As of June 7, it was estimated that more than 779,000 gallons of dispersants have been applied on the surface and 317,000 gallons have been pumped deep into the water column in an effort to dilute the oil. The effects of using dispersants at such depths or in such enormous volumes have not been tested. Moreover, Corexit, the dispersant that BP is pumping into the Gulf, has been banned in the United Kingdom due to concerns that it posed too much harm to the marine environment.

While the environmental impact is incalculable, the impact on health could also pose a great risk, especially for pregnant women and young children. Pregnant women are more vulnerable to the toxic chemicals in crude oil as their cardiovascular and endocrine systems, in addition to the liver and kidneys, need to maintain a healthy balance to protect the health of both mother and child.

A developing baby, exposed to toxic chemicals, may be born with birth defects, deformities or endocrine problems. A newborn baby does not have a fully formed immune system, so crude oil contaminates in sand could seriously affect a baby's health and children's growth, and development may also be affected by exposure to the toxic chemicals. Additional long-term health risks of exposure to toxic chemicals also include cancer and neurological damage.

Dozens in Louisiana have already been hospitalized with health problems blamed on airborne toxic chemicals in the air a month after oil began to flood the Gulf of Mexico.

Those exposed to the growing oil spill include residents, cleanup workers and those providing relief aid. Thus far, 71 have been hospitalized due to spill-related health problems, according to the Louisiana state health department. And while some say chemicals in the oil itself are to blame, others speculate the dispersants used to break up the massive slick could be playing a role. Federal agencies, including the Occupational Safety and Health Administration and the National Institute for Occupational Safety and Health, also report that many relief workers responding to the oil spill have been exposed to dangerous levels of airborne toxins.

While there is some preliminary evidence suggesting that oil may contribute to chronic conditions, there are no long-term studies looking at the impact of oil exposure. Regardless, many experts suggest that while minor symptoms have been attributed to the oil spill so far, the future may hold more serious health problems.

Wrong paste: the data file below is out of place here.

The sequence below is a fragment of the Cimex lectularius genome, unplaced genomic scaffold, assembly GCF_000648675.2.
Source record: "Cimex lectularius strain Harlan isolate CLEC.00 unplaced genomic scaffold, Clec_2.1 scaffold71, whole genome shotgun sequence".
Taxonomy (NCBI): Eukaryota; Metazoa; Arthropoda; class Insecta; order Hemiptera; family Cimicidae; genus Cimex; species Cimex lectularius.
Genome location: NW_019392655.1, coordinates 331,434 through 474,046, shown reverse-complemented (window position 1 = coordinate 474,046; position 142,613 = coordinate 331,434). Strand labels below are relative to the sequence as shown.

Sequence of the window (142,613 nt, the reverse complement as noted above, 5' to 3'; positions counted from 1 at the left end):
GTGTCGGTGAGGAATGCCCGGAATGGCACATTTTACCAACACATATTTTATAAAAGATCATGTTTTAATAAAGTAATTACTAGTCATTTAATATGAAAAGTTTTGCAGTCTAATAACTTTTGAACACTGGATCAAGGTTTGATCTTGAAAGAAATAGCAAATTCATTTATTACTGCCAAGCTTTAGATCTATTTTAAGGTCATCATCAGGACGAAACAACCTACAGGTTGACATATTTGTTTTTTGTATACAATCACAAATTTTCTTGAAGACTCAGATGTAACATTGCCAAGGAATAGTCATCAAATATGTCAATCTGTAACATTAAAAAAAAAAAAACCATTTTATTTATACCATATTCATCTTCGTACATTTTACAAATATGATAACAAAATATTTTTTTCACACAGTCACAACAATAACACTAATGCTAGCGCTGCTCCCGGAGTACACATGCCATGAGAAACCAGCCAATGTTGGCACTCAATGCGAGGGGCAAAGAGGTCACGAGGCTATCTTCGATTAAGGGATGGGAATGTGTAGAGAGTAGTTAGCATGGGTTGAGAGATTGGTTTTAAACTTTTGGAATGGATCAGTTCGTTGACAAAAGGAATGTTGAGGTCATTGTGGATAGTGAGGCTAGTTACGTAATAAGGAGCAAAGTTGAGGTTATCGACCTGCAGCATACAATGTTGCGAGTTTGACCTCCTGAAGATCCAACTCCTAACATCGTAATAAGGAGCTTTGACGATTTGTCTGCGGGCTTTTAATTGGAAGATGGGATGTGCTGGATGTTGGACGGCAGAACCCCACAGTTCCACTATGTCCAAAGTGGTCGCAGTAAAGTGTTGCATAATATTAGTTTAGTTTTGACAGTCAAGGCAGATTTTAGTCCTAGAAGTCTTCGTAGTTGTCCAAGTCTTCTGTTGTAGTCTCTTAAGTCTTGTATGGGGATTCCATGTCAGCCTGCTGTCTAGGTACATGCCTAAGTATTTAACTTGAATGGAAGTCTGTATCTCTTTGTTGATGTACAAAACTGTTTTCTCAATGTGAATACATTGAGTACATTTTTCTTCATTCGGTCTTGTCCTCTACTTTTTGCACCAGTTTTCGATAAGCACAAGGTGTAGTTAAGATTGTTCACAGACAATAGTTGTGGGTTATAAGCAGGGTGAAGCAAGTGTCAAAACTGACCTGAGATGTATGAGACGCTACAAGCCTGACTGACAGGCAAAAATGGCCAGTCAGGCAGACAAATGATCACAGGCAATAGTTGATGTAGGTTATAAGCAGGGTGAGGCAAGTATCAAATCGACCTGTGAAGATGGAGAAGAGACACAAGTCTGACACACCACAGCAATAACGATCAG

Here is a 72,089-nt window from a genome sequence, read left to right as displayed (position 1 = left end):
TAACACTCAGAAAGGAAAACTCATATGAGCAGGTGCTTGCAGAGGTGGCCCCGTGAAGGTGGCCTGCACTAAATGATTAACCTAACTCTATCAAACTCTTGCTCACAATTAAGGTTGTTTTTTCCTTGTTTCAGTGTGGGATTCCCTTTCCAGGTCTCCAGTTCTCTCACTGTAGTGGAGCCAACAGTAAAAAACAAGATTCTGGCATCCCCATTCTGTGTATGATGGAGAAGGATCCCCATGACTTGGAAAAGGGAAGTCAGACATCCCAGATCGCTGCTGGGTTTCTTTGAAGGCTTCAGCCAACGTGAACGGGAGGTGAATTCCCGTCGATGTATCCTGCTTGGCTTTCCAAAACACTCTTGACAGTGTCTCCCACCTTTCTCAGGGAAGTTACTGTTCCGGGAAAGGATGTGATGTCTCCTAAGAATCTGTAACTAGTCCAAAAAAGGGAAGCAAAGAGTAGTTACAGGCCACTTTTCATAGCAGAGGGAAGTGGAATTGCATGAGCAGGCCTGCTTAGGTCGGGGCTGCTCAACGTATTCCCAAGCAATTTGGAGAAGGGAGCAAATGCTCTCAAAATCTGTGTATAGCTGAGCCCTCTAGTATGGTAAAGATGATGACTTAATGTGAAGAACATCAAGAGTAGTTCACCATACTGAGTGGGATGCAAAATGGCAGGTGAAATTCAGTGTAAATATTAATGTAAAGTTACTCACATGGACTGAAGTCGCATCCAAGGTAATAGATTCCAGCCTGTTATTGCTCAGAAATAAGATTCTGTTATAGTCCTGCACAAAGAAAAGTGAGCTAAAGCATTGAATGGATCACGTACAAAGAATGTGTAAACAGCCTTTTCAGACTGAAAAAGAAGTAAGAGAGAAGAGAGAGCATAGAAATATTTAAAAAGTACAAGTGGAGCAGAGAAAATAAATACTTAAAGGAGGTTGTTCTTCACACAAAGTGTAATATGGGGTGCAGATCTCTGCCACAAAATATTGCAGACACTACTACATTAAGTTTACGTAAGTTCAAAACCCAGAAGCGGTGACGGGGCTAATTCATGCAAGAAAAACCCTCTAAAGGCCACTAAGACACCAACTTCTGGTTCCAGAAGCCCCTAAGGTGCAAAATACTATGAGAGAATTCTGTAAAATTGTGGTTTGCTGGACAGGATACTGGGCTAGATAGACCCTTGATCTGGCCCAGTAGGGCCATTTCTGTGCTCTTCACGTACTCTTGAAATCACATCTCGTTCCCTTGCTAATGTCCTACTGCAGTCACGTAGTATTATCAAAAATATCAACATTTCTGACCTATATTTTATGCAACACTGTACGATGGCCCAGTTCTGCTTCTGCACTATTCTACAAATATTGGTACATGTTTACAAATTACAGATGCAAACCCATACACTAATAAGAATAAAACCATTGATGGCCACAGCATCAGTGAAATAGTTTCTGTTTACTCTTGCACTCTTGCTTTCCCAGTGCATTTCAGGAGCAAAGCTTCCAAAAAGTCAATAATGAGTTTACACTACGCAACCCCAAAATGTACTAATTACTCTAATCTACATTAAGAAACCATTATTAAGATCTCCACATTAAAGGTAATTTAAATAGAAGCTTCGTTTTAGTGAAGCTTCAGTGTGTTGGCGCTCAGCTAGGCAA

Lawmakers tore in to administration officials on May 25, saying the law that may limit BP's liability for economic damages to $75 million needs to be changed retroactively. The government would pay for damages in excess of $75 million, presumably with money from oil taxes.

The $75 million liability cap was enacted in 1990 as part of the Oil Pollution Act following the Exxon Valdez spill. The cap received much attention in recent weeks, and there have been several bills introduced to raise or eliminate it. There have also been proposals to raise the tax on oil so the government's fund, which currently stands at about $1.5 billion, could pay out up to $10 billion.

Concerns have been raised that raising or eliminating the cap will make insurance for offshore drilling prohibitively expensive, curtailing this country's oil production and raising oil and gasoline prices.

BP has repeatedly said it will not seek protection under this cap or money from the government fund and has provided written statements to that effect. According to Senator Robert Menendez (D-NJ), Exxon said similar things after the Valdez oil spill, then litigated all the way to the Supreme Court.

In the meantime, Wall Street bankers and lawyers have been talking about the possibility of BP filing for bankruptcy, as part of a merger that would enable them to walk away from its liabilities from the spill. According to Credit Suisse, BP's cost for the cleanup could run as high as $23 billion, not counting the approximately $14 billion in claims from fishermen and the tourism industry.

The oil-drilling lease was sold to BP by the George W. Bush administration in 2007 under its 2007-2012 Five-Year Offshore Oil Drilling Plan. The actual exploratory drilling was approved by the Obama administration on April 6, 2009.